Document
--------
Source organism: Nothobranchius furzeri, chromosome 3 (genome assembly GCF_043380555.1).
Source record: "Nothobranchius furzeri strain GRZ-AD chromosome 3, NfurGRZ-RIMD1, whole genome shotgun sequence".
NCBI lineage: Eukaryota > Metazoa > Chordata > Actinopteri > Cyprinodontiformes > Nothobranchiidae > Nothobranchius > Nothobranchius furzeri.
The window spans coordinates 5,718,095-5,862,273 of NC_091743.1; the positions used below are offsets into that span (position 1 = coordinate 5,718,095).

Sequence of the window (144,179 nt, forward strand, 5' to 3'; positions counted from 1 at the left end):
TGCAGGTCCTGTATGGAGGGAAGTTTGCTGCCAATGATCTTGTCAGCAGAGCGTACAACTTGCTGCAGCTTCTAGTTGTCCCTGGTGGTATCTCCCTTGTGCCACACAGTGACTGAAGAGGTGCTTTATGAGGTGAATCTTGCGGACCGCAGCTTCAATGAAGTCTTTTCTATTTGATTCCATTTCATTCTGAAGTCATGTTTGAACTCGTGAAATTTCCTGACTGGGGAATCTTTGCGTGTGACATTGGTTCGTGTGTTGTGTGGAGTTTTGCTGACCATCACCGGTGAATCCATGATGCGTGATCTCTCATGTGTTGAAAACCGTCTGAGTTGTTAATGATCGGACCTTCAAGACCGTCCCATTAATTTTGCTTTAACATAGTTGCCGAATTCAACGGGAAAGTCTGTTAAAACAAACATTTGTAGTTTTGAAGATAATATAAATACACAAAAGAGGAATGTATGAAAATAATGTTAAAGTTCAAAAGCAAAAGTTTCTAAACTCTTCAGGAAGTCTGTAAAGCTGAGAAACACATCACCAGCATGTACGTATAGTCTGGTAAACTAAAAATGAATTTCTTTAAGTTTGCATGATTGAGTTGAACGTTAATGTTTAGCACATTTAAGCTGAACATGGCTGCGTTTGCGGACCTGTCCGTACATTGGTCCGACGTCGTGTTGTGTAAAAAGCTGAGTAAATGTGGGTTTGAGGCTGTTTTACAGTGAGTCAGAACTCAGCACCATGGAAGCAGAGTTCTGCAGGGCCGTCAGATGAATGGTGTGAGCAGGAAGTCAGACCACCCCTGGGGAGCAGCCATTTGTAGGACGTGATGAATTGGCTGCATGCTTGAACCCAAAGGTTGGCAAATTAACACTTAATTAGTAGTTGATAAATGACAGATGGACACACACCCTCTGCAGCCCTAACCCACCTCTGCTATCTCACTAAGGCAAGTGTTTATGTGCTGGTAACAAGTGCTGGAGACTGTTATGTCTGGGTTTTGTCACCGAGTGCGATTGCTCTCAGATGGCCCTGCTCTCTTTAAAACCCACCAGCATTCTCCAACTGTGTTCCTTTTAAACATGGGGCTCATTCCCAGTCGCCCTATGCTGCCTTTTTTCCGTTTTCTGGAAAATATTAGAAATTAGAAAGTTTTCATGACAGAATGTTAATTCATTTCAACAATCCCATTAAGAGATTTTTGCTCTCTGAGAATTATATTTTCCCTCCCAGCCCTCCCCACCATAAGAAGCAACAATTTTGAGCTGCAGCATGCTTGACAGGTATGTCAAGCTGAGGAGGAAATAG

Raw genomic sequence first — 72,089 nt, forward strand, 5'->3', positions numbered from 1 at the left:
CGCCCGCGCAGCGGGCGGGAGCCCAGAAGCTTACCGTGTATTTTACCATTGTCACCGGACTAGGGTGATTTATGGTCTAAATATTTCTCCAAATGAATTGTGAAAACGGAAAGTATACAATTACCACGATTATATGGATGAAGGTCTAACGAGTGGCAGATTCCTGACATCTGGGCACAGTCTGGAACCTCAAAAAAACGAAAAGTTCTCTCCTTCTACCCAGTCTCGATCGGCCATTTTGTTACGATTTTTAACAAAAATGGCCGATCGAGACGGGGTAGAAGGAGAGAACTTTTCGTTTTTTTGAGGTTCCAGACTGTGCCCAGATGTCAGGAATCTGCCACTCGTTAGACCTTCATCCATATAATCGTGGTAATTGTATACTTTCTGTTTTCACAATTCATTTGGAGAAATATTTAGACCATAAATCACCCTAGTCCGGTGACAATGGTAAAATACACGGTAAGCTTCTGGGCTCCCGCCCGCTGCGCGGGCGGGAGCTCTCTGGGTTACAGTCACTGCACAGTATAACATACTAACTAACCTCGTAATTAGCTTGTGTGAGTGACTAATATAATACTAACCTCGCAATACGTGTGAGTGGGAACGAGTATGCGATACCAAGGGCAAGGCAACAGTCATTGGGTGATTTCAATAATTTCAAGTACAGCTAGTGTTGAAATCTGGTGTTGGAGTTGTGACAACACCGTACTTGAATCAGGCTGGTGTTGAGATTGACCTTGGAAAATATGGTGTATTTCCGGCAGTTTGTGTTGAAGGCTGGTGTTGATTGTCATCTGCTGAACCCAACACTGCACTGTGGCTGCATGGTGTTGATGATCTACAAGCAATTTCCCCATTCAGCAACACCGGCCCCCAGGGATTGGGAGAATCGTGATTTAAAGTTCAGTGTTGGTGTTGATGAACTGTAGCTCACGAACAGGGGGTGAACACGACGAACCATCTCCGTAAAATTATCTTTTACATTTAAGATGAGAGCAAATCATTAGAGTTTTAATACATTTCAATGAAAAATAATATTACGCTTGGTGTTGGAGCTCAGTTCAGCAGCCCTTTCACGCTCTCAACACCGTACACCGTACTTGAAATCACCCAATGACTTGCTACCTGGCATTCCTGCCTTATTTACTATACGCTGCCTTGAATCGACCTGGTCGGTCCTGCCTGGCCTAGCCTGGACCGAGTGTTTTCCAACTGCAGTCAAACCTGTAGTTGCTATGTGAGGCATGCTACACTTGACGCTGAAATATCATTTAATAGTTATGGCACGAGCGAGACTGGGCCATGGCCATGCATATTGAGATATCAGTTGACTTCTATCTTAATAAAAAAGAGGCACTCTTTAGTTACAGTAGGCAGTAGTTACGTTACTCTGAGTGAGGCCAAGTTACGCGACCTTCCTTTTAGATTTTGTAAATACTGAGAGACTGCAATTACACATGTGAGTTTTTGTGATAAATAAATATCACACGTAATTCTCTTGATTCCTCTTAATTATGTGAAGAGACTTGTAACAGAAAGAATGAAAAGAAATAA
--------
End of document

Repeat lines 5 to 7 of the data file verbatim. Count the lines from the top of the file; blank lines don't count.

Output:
Sequence of the window (144,179 nt, forward strand, 5' to 3'; positions counted from 1 at the left end):
TGCAGGTCCTGTATGGAGGGAAGTTTGCTGCCAATGATCTTGTCAGCAGAGCGTACAACTTGCTGCAGCTTCTAGTTGTCCCTGGTGGTATCTCCCTTGTGCCACACAGTGACTGAAGAGGTGCTTTATGAGGTGAATCTTGCGGACCGCAGCTTCAATGAAGTCTTTTCTATTTGATTCCATTTCATTCTGAAGTCATGTTTGAACTCGTGAAATTTCCTGACTGGGGAATCTTTGCGTGTGACATTGGTTCGTGTGTTGTGTGGAGTTTTGCTGACCATCACCGGTGAATCCATGATGCGTGATCTCTCATGTGTTGAAAACCGTCTGAGTTGTTAATGATCGGACCTTCAAGACCGTCCCATTAATTTTGCTTTAACATAGTTGCCGAATTCAACGGGAAAGTCTGTTAAAACAAACATTTGTAGTTTTGAAGATAATATAAATACACAAAAGAGGAATGTATGAAAATAATGTTAAAGTTCAAAAGCAAAAGTTTCTAAACTCTTCAGGAAGTCTGTAAAGCTGAGAAACACATCACCAGCATGTACGTATAGTCTGGTAAACTAAAAATGAATTTCTTTAAGTTTGCATGATTGAGTTGAACGTTAATGTTTAGCACATTTAAGCTGAACATGGCTGCGTTTGCGGACCTGTCCGTACATTGGTCCGACGTCGTGTTGTGTAAAAAGCTGAGTAAATGTGGGTTTGAGGCTGTTTTACAGTGAGTCAGAACTCAGCACCATGGAAGCAGAGTTCTGCAGGGCCGTCAGATGAATGGTGTGAGCAGGAAGTCAGACCACCCCTGGGGAGCAGCCATTTGTAGGACGTGATGAATTGGCTGCATGCTTGAACCCAAAGGTTGGCAAATTAACACTTAATTAGTAGTTGATAAATGACAGATGGACACACACCCTCTGCAGCCCTAACCCACCTCTGCTATCTCACTAAGGCAAGTGTTTATGTGCTGGTAACAAGTGCTGGAGACTGTTATGTCTGGGTTTTGTCACCGAGTGCGATTGCTCTCAGATGGCCCTGCTCTCTTTAAAACCCACCAGCATTCTCCAACTGTGTTCCTTTTAAACATGGGGCTCATTCCCAGTCGCCCTATGCTGCCTTTTTTCCGTTTTCTGGAAAATATTAGAAATTAGAAAGTTTTCATGACAGAATGTTAATTCATTTCAACAATCCCATTAAGAGATTTTTGCTCTCTGAGAATTATATTTTCCCTCCCAGCCCTCCCCACCATAAGAAGCAACAATTTTGAGCTGCAGCATGCTTGACAGGTATGTCAAGCTGAGGAGGAAATAG

Raw genomic sequence first — 72,089 nt, forward strand, 5'->3', positions numbered from 1 at the left: